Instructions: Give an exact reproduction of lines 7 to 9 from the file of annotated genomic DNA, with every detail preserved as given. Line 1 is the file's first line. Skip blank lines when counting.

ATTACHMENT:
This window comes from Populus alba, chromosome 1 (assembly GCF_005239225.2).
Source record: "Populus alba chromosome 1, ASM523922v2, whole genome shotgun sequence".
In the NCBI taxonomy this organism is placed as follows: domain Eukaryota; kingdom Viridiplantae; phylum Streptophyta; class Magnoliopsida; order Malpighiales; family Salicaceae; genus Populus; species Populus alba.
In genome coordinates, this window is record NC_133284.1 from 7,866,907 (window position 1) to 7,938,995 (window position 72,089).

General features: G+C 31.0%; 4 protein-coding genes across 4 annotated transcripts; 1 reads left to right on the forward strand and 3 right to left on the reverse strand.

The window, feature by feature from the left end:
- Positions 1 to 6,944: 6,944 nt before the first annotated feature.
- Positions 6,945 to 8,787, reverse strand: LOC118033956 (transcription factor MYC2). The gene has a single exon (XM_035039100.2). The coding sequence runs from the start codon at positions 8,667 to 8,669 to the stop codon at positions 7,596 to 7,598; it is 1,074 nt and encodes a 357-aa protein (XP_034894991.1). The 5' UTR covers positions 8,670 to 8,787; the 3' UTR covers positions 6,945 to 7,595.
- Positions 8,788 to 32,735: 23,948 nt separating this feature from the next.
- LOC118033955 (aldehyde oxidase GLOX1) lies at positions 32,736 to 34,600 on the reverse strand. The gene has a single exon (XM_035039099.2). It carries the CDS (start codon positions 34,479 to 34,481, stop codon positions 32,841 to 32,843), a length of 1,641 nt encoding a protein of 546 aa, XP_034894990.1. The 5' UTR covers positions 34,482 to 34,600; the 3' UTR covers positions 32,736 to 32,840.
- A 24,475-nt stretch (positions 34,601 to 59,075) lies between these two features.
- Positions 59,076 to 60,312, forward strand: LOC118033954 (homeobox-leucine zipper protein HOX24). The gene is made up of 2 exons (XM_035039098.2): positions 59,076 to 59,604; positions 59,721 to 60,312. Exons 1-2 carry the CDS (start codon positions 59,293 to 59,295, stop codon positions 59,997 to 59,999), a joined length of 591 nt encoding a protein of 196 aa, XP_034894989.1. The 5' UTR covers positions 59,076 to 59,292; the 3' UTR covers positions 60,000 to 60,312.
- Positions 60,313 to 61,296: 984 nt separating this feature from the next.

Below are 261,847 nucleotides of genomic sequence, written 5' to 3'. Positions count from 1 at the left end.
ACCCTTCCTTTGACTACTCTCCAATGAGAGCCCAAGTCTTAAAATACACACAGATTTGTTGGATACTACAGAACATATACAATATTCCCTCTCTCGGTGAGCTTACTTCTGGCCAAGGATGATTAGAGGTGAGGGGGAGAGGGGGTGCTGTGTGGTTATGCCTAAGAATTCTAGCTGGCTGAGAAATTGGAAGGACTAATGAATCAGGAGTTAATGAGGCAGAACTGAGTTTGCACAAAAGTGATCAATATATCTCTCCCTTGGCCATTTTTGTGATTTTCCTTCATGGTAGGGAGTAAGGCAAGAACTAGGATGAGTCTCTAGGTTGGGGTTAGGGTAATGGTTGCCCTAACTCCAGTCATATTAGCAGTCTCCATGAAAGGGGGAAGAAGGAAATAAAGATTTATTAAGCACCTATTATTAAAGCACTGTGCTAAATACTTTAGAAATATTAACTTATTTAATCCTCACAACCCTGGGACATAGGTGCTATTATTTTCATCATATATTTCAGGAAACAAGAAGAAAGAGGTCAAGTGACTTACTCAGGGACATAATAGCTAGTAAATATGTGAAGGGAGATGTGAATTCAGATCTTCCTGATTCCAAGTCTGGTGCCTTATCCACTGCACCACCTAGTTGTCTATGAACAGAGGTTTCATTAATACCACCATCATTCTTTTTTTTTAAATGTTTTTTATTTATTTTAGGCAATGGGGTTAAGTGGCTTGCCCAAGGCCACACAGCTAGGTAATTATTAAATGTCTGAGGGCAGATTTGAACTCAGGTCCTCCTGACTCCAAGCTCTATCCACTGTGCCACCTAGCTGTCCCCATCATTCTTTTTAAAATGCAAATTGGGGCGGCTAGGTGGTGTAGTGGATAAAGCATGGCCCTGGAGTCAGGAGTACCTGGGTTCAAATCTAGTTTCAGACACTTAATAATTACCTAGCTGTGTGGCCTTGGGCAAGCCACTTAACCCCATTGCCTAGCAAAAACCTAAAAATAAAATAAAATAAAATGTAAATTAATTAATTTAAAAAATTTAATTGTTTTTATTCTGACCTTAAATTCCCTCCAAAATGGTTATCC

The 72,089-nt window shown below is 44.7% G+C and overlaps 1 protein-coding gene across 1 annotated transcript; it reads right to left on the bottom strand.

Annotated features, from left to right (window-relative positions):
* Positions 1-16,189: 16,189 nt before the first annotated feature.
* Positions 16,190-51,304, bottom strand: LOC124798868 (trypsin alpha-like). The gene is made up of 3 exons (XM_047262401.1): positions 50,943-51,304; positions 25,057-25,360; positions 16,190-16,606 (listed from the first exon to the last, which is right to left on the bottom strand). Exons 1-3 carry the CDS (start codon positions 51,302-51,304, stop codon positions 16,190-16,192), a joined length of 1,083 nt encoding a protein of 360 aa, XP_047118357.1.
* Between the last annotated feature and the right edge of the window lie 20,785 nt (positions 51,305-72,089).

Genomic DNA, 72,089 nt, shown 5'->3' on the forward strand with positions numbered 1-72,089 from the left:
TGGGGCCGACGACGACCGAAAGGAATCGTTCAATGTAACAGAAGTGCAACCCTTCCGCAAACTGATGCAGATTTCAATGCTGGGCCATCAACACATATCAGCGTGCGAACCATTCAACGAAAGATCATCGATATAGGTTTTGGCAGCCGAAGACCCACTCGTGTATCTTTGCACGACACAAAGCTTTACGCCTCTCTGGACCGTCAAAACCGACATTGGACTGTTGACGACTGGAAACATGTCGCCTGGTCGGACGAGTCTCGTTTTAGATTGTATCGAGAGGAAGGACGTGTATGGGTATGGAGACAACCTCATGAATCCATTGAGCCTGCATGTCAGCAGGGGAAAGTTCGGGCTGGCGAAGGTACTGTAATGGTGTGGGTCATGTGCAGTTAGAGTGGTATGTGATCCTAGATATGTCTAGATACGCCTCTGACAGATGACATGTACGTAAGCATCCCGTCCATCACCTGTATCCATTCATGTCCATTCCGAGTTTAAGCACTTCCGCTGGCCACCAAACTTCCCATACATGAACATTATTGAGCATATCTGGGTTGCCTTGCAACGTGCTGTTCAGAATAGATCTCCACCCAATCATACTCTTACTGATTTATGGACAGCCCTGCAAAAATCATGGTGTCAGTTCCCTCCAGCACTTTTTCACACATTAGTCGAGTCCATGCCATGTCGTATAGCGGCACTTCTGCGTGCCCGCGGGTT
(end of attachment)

- Positions 1 to 6,944: 6,944 nt before the first annotated feature.
- Positions 6,945 to 8,787, reverse strand: LOC118033956 (transcription factor MYC2). The gene has a single exon (XM_035039100.2). The coding sequence runs from the start codon at positions 8,667 to 8,669 to the stop codon at positions 7,596 to 7,598; it is 1,074 nt and encodes a 357-aa protein (XP_034894991.1). The 5' UTR covers positions 8,670 to 8,787; the 3' UTR covers positions 6,945 to 7,595.
- Positions 8,788 to 32,735: 23,948 nt separating this feature from the next.